The problem: how to store fresh fruit after its been picked, but before its taken to market. The fruit must be protected from insects, yet well ventilated. Rotting fruit must be isolated from good fruit. The fruit crates must stack neatly inside, The programatic requirements are simple and straightforward. They seem to demand a very simple and straightforward building. Chilean architects Felipe Assadi and Francisca Pulido gave their clients a very simple and straightforward building, but one that is also very elegant and modern- despite the rustic materials.
Assadi and Pulido started with the standard fruit packing crate. This became the building module out of which evolved the final building. Rows of doors, made of steel and native hard wood, create a simple patterned facade which is broken up by randomly placed air vents.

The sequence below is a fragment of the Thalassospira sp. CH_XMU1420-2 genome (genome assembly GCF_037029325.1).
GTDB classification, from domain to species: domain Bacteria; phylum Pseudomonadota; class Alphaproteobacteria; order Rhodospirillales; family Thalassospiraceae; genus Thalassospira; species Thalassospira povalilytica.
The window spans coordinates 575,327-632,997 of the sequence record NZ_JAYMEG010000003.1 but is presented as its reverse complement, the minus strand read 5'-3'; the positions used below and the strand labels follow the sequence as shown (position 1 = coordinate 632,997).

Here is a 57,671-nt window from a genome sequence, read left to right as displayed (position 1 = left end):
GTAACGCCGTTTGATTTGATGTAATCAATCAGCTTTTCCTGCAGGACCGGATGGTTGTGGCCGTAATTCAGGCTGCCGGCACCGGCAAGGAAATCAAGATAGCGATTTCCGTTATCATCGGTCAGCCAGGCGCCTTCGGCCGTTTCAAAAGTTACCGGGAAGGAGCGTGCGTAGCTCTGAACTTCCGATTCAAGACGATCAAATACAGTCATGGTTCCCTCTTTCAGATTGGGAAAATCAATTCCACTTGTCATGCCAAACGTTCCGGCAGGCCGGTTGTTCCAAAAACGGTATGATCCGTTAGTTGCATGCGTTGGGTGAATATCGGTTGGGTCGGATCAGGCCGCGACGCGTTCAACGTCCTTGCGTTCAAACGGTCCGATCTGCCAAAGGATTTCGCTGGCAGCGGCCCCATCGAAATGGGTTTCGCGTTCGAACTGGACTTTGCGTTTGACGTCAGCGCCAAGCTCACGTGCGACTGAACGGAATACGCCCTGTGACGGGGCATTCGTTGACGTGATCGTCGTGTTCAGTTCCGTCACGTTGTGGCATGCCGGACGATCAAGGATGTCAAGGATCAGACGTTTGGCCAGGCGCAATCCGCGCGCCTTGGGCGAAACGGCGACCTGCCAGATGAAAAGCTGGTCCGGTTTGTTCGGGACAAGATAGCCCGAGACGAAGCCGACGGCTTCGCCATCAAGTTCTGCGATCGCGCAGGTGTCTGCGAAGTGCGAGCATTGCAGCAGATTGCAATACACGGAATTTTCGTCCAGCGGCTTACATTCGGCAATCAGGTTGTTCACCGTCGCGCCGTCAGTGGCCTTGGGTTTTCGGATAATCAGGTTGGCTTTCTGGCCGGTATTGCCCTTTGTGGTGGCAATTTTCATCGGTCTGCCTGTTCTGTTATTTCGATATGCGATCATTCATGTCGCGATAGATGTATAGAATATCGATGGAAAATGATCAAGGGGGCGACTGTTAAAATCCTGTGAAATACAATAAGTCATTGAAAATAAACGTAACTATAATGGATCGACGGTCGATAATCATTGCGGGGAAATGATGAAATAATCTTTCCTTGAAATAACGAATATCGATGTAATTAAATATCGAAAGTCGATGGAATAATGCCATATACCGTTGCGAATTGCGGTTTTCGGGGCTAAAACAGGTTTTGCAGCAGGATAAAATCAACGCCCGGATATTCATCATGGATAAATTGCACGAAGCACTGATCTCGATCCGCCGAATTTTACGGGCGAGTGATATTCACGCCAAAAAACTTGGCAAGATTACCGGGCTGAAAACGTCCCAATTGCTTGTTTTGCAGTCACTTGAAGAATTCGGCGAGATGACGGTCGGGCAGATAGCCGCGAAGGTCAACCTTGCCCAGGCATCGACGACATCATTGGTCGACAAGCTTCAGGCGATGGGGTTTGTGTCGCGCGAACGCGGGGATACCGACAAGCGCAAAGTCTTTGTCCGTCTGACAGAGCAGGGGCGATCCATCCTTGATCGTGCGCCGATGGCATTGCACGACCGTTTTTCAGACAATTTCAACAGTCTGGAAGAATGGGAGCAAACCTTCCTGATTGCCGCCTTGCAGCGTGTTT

Though the materials are cheap and industrial (the interior is just particle board) the detailing is exquisite. Every element, down to the smallest screw fit into the buildings modular vocabulary. This in turn is a reflection of the buildings contents: crates of fruit. The building’s aesthetic success is due to its functional success. And vice versa. Form follows function follows fruit.